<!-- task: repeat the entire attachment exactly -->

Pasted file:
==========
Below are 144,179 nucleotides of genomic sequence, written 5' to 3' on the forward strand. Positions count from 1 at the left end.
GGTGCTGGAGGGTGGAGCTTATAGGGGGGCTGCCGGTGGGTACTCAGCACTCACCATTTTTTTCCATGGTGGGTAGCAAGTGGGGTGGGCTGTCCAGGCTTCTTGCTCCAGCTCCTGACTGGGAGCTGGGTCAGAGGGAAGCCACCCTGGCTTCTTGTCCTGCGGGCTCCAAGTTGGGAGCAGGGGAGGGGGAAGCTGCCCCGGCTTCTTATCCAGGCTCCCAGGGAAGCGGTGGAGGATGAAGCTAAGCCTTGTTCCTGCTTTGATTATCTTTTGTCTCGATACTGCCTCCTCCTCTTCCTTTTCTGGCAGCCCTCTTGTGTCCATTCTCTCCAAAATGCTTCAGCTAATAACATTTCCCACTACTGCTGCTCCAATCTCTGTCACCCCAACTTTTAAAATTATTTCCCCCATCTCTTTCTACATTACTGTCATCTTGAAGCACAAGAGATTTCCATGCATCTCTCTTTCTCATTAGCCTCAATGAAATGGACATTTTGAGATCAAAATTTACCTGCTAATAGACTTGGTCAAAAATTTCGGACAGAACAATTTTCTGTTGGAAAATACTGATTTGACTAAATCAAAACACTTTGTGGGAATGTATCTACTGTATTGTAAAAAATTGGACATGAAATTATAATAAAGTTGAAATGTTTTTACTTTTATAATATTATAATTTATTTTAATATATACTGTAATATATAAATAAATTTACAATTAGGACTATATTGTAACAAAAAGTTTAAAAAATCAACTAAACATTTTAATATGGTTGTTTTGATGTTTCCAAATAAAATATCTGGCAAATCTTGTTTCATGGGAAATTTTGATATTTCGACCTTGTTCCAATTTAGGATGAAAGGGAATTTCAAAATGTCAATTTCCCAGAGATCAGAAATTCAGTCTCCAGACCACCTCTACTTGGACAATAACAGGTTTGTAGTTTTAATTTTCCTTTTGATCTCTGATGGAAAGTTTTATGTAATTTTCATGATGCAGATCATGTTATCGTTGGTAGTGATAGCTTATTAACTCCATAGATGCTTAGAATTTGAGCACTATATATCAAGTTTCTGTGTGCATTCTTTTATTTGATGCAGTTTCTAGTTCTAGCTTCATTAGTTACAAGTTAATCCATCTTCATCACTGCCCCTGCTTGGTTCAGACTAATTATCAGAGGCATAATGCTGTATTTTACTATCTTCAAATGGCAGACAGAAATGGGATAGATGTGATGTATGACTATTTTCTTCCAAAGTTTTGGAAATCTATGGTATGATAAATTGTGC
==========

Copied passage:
Below are 144,179 nucleotides of genomic sequence, written 5' to 3' on the forward strand. Positions count from 1 at the left end.
GGTGCTGGAGGGTGGAGCTTATAGGGGGGCTGCCGGTGGGTACTCAGCACTCACCATTTTTTTCCATGGTGGGTAGCAAGTGGGGTGGGCTGTCCAGGCTTCTTGCTCCAGCTCCTGACTGGGAGCTGGGTCAGAGGGAAGCCACCCTGGCTTCTTGTCCTGCGGGCTCCAAGTTGGGAGCAGGGGAGGGGGAAGCTGCCCCGGCTTCTTATCCAGGCTCCCAGGGAAGCGGTGGAGGATGAAGCTAAGCCTTGTTCCTGCTTTGATTATCTTTTGTCTCGATACTGCCTCCTCCTCTTCCTTTTCTGGCAGCCCTCTTGTGTCCATTCTCTCCAAAATGCTTCAGCTAATAACATTTCCCACTACTGCTGCTCCAATCTCTGTCACCCCAACTTTTAAAATTATTTCCCCCATCTCTTTCTACATTACTGTCATCTTGAAGCACAAGAGATTTCCATGCATCTCTCTTTCTCATTAGCCTCAATGAAATGGACATTTTGAGATCAAAATTTACCTGCTAATAGACTTGGTCAAAAATTTCGGACAGAACAATTTTCTGTTGGAAAATACTGATTTGACTAAATCAAAACACTTTGTGGGAATGTATCTACTGTATTGTAAAAAATTGGACATGAAATTATAATAAAGTTGAAATGTTTTTACTTTTATAATATTATAATTTATTTTAATATATACTGTAATATATAAATAAATTTACAATTAGGACTATATTGTAACAAAAAGTTTAAAAAATCAACTAAACATTTTAATATGGTTGTTTTGATGTTTCCAAATAAAATATCTGGCAAATCTTGTTTCATGGGAAATTTTGATATTTCGACCTTGTTCCAATTTAGGATGAAAGGGAATTTCAAAATGTCAATTTCCCAGAGATCAGAAATTCAGTCTCCAGACCACCTCTACTTGGACAATAACAGGTTTGTAGTTTTAATTTTCCTTTTGATCTCTGATGGAAAGTTTTATGTAATTTTCATGATGCAGATCATGTTATCGTTGGTAGTGATAGCTTATTAACTCCATAGATGCTTAGAATTTGAGCACTATATATCAAGTTTCTGTGTGCATTCTTTTATTTGATGCAGTTTCTAGTTCTAGCTTCATTAGTTACAAGTTAATCCATCTTCATCACTGCCCCTGCTTGGTTCAGACTAATTATCAGAGGCATAATGCTGTATTTTACTATCTTCAAATGGCAGACAGAAATGGGATAGATGTGATGTATGACTATTTTCTTCCAAAGTTTTGGAAATCTATGGTATGATAAATTGTGC